Ankylosing Spondylitis, Neurologic Perspective (cont.)
Ankylosing Spondylitis Neurologic Symptoms
- Low back pain and stiffness gradually increase over three or more months. The pain is usually described as follows:
- Worse in the morning with improvement during the day
- Better with activity and worse with inactivity (This finding helps in distinguishing AS from mechanical low back pain.)
- Gradual ascending pattern from the lumbar region to the thoracic spine and then the cervical spine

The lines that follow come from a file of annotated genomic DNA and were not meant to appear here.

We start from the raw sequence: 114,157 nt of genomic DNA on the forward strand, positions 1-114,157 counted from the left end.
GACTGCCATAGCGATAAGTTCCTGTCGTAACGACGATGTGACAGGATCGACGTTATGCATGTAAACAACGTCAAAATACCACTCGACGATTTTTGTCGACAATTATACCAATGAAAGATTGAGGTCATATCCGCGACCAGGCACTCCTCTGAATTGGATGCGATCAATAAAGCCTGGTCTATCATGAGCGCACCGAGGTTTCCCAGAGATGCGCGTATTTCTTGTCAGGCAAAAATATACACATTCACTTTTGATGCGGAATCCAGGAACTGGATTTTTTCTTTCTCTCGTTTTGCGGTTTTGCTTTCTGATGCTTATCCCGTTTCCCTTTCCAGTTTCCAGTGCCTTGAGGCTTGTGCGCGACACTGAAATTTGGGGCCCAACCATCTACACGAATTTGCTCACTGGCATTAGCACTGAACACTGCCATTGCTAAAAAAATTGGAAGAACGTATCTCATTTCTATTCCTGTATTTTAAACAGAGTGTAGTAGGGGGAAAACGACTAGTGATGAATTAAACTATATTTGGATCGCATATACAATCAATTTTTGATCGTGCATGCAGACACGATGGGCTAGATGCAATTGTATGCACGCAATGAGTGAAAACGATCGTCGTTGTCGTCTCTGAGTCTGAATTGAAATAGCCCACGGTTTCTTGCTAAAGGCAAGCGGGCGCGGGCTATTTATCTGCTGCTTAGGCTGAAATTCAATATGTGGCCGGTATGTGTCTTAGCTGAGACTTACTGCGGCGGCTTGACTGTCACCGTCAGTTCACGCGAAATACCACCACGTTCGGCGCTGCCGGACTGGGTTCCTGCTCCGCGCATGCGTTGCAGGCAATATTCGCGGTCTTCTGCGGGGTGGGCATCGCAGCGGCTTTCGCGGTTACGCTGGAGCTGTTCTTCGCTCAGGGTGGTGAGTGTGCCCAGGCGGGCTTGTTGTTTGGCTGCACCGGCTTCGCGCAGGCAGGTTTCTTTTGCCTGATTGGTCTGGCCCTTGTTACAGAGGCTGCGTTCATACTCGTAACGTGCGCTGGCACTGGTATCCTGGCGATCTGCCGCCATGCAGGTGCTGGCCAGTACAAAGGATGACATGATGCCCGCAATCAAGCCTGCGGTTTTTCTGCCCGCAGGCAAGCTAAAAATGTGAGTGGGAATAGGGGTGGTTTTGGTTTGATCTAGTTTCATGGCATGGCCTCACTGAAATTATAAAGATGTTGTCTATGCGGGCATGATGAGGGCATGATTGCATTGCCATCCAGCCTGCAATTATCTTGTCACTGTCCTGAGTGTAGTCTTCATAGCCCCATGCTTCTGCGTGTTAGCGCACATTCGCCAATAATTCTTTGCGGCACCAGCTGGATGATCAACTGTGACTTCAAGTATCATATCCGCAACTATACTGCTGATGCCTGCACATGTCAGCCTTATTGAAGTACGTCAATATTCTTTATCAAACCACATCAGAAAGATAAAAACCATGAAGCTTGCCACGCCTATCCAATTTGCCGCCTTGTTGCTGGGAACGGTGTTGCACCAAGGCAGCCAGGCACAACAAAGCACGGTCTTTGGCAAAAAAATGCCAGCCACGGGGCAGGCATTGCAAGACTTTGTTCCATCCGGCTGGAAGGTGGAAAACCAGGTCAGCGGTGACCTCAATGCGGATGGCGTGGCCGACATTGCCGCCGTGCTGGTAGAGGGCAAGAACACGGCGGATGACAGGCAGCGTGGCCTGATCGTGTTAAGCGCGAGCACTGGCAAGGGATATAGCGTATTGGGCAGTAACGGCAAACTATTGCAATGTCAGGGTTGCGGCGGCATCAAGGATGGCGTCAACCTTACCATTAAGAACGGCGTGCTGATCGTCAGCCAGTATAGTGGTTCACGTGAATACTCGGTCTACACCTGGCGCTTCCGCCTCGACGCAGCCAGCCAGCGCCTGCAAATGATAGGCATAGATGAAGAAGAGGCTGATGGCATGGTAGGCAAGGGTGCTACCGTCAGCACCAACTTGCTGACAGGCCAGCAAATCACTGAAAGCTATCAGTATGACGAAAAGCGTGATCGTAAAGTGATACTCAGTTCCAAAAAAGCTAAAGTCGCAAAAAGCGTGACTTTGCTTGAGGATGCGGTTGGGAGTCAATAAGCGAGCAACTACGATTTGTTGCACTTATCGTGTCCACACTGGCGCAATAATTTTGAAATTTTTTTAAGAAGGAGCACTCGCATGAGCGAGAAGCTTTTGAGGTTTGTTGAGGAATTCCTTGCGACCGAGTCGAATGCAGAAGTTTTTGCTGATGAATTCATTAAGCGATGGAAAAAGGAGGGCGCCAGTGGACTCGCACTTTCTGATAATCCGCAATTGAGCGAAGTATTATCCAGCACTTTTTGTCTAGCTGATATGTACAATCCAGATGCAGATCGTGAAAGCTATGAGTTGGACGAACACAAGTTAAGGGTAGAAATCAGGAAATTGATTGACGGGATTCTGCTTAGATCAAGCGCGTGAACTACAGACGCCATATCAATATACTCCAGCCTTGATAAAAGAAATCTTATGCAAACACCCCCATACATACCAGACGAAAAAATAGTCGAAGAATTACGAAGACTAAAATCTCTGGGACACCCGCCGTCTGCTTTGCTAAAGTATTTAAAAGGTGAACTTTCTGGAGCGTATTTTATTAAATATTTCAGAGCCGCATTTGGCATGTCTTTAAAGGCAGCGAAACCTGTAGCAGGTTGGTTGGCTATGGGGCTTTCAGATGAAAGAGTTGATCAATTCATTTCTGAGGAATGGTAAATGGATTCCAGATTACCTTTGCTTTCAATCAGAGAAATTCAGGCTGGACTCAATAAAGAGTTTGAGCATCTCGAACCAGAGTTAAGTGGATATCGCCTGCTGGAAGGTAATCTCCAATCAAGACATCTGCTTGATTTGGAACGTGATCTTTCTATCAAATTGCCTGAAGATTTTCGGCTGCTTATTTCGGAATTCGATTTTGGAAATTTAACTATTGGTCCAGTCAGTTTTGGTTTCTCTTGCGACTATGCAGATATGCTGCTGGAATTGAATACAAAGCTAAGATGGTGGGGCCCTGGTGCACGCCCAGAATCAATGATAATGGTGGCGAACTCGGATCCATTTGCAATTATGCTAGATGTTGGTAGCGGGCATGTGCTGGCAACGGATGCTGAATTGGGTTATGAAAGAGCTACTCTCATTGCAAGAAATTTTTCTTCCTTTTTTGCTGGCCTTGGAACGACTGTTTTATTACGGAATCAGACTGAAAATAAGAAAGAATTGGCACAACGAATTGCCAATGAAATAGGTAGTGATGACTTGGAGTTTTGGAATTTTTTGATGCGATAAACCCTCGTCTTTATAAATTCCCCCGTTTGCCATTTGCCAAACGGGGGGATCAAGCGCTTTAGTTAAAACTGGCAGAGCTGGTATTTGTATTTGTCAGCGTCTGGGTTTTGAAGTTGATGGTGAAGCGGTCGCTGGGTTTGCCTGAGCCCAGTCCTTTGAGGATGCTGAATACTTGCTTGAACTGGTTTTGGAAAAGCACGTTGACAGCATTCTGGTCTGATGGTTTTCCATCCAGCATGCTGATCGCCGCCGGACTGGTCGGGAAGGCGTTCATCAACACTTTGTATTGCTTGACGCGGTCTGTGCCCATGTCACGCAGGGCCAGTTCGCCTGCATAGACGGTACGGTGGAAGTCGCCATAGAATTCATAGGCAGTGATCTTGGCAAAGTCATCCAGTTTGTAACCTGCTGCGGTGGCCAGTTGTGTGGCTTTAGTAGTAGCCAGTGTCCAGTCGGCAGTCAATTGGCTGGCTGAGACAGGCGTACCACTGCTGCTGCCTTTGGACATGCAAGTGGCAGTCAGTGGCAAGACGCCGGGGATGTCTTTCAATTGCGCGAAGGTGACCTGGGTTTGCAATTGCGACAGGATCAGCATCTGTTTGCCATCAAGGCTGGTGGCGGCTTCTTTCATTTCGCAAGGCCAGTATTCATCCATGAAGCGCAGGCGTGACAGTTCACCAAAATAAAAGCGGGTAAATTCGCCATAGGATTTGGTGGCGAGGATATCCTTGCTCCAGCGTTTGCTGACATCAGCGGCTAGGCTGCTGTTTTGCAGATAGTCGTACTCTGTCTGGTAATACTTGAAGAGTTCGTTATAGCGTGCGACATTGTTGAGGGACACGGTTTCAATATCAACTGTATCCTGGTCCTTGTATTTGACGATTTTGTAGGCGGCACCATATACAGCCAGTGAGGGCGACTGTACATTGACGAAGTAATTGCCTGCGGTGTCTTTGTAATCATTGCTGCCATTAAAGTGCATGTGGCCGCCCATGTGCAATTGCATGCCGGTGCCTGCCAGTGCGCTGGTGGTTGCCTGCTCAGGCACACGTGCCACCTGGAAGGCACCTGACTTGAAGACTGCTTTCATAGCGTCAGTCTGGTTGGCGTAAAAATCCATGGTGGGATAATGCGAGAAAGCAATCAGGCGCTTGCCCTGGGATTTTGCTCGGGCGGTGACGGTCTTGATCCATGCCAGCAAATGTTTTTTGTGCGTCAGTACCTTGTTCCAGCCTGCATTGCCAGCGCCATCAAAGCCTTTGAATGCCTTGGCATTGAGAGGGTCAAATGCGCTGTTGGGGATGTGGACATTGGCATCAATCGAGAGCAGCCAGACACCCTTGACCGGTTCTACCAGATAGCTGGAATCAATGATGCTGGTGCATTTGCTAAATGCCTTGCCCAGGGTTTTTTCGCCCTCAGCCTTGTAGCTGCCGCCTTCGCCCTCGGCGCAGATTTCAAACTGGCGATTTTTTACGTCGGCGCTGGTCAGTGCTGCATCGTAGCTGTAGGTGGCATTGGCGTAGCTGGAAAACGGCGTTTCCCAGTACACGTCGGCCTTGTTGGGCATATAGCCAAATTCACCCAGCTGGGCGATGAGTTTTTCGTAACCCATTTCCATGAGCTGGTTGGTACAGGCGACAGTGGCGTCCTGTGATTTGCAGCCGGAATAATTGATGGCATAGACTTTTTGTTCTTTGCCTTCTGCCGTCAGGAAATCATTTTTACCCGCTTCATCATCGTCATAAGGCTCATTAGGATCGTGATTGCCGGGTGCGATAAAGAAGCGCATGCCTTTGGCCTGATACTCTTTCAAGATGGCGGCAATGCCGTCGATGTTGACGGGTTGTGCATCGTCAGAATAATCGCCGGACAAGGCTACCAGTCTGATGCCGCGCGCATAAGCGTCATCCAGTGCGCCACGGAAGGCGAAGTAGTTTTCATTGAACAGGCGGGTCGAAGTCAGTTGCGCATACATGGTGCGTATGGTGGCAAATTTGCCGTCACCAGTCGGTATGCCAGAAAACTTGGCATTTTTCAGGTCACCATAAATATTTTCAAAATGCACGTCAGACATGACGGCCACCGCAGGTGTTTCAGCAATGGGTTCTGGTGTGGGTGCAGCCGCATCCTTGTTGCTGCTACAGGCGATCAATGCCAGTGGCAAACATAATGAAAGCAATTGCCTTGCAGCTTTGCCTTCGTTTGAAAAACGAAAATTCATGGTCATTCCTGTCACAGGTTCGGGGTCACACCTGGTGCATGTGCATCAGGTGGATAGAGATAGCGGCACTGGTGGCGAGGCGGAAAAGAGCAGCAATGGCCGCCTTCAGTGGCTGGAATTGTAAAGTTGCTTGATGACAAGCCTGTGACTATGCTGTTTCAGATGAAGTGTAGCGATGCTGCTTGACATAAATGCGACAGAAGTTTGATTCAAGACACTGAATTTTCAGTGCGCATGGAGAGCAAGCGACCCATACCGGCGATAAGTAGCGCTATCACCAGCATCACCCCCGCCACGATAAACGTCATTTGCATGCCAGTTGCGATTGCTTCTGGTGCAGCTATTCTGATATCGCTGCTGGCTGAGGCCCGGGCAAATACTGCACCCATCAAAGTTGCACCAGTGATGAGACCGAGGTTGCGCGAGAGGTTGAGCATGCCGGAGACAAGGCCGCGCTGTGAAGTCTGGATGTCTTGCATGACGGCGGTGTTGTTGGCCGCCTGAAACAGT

- Improves in response to anti-inflammatory medications
- Approximately 25% of people with AS experience proximal joint (hips, knees) involvement. Rarely, people with AS may complain mostly of small joint (ankles, toes [metatarsophalangeal joints]) involvement. Arm joints are rarely involved.
- People with AS may describe pain and stiffness of the rib cage. Breathlessness on exertion may be experienced. In long-standing disease, a small percentage of patients may develop fibrosis (scarring) in the upper lobes of the lungs.
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